Above Image: Averi Endow, Simulation Theory, oil on panel, 9" x 12", 2016
PoetsArtists will feature interviews of a few artists included in Issue #81, as well as in the upcoming exhibition at Abend Gallery in Denver, CO titled SIGHT UNSEEN. Here, curator Alia El-Bermani speaks with artist Averi Endow.
AE: Could you please introduce yourself? Where do you currently live? Where did you grow up? Did you attend an art school or are you self taught? How did you find yourself an artist?
AEndow: Growing up in the quiet suburbs of South Orange County my only refuge from acute boredom was to create alternate dimensions in my drawings that I could escape in. Through the early years art was my only social currency and an obsessive consistency is what fueled my development in skill. Art didn’t become serious until my early twenties when I discovered oil painting in College where I received a BFA in Drawing and Painting from Laguna College of Art and Design. I used to identify myself more as an “artist” growing up when I was still too naive to know what that word really meant. I found now, post-college, more apt to call myself an obsessed person with a compulsive disorder.
AE: Do you have any kind of creative patterns, routines or rituals that help your production?
AEndow: There’s a specific route that I walk in my neighborhood that serves as a moving meditation. By taking the same path everyday, I don’t have to think about where I’m going which allows me to clear my head and make room for random thoughts to enter. Sometimes this leads to ideas for paintings, but mostly it’s just my way of pushing a mental reset button. Good quality coffee is also a strict requirement and I’m a complete podcast junkie in the studio.
AE: Can you describe your work(s) included in Sight Unseen? How did the ideas for these works come about? How do you see them tying into the theme of Sight Unseen?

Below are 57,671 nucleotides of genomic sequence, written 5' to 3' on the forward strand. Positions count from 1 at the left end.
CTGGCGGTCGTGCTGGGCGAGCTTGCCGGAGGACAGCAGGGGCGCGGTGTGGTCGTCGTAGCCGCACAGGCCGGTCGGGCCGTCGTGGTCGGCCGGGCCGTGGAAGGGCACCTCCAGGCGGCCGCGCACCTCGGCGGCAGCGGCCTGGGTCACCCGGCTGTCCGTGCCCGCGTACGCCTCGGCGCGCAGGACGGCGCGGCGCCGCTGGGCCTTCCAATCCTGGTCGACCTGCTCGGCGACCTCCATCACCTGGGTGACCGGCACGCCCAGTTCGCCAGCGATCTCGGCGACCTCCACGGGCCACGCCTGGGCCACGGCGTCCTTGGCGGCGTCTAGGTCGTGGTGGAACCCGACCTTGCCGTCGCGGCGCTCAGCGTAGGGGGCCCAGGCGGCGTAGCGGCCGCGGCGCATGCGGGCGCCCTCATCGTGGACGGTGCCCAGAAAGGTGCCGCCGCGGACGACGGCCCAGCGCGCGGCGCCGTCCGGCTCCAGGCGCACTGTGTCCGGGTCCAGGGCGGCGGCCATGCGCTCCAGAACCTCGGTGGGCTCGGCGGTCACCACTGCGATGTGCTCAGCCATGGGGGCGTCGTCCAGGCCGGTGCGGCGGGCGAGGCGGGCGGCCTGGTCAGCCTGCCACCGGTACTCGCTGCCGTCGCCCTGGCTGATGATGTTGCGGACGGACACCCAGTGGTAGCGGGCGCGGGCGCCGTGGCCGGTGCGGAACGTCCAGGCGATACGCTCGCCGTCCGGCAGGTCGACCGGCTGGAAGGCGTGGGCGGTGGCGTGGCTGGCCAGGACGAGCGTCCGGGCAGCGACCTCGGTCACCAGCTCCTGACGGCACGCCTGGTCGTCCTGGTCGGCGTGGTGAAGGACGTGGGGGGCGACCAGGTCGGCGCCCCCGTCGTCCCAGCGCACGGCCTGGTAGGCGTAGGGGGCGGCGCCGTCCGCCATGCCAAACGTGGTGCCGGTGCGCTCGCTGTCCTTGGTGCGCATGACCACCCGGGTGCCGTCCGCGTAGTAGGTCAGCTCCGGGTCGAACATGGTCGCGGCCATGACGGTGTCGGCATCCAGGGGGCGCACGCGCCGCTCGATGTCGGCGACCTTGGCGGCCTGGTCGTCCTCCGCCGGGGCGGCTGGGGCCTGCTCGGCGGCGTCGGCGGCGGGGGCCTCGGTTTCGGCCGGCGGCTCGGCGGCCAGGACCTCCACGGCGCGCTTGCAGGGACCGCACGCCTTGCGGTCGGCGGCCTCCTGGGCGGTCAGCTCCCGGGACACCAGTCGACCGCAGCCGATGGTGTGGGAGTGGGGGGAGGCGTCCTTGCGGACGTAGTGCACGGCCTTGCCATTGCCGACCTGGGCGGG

AEndow: We often think of childhood as an idyllic time in life, minimizing the fact that it is also a time of extreme fear and anxiety with no coherent outlet. Despite this, children assume a laissez faire attitude towards life that allows them to be present in the moment. I want to reexamine some of the props and imagery aimed at children and present them in a way that may escalate the feelings of uncertainty we carry into adulthood. I am not caught up in wanting to preserve the image in a way that makes it recognizable to everyone. My goal is to toe the line between the known and unknown, keeping the narrative as open to interpretation as possible.
AE: As a follow up, how much does memory come into play as a resource for your work? Are there reoccurring images that seem to continually find their way into your work?
AEndow: Memories sort of drift in and out. I often use memory to tap into a specific feeling I had at some point in my youth. For example, I remember certain family road trips, driving through the desert at night, peering out into the flat black landscape trying to imagine what might be roaming about out there. That quiet, haunting curiosity that comes with that memory gets translated to the image of the clown swing in “Heisenberg.”
AE: As artists, we often go through a sort of series of mini-epiphanies while we work. What has been a most touching or profound moment you've experienced as an artist either in the studio or in dealing with the public?
AEndow: The most consistent thing that never ceases to amaze me happens when I’m in the work. The phenomena of flow state is such an invigorating thing to experience when creating an image, I often find myself getting lost in the process. A constant feeling of coming around full-circle is happening in the studio. In many ways I’m still the same cartoon obsessed kid trying to escape the monotony of adulthood. Play is huge. Misery happens when painting becomes too serious a game.
AE: How do you keep painting from getting too serious for you?
AEndow: Painting can feel like such an audacious thing when you think about the scope of artists who have come before. I often laugh at the absurdity of what I’m actually doing with the majority of my time alone; smashing around mud with sticks. It’s friggin ridiculous really. I’ll put on loud music and dance in the studio when I feel the stakes getting too high with a certain painting. Or I’ll treat myself to ice-cream and french fries, indulge a little.
AE: Thank you Averi for taking the time to help us better understand your intriguing work
To view more of Averi Endow's work visit: http://averipaints.com/.
February 24 - March 25, 2017
Opening Reception Friday Feb 24
Abend Gallery Denver, CO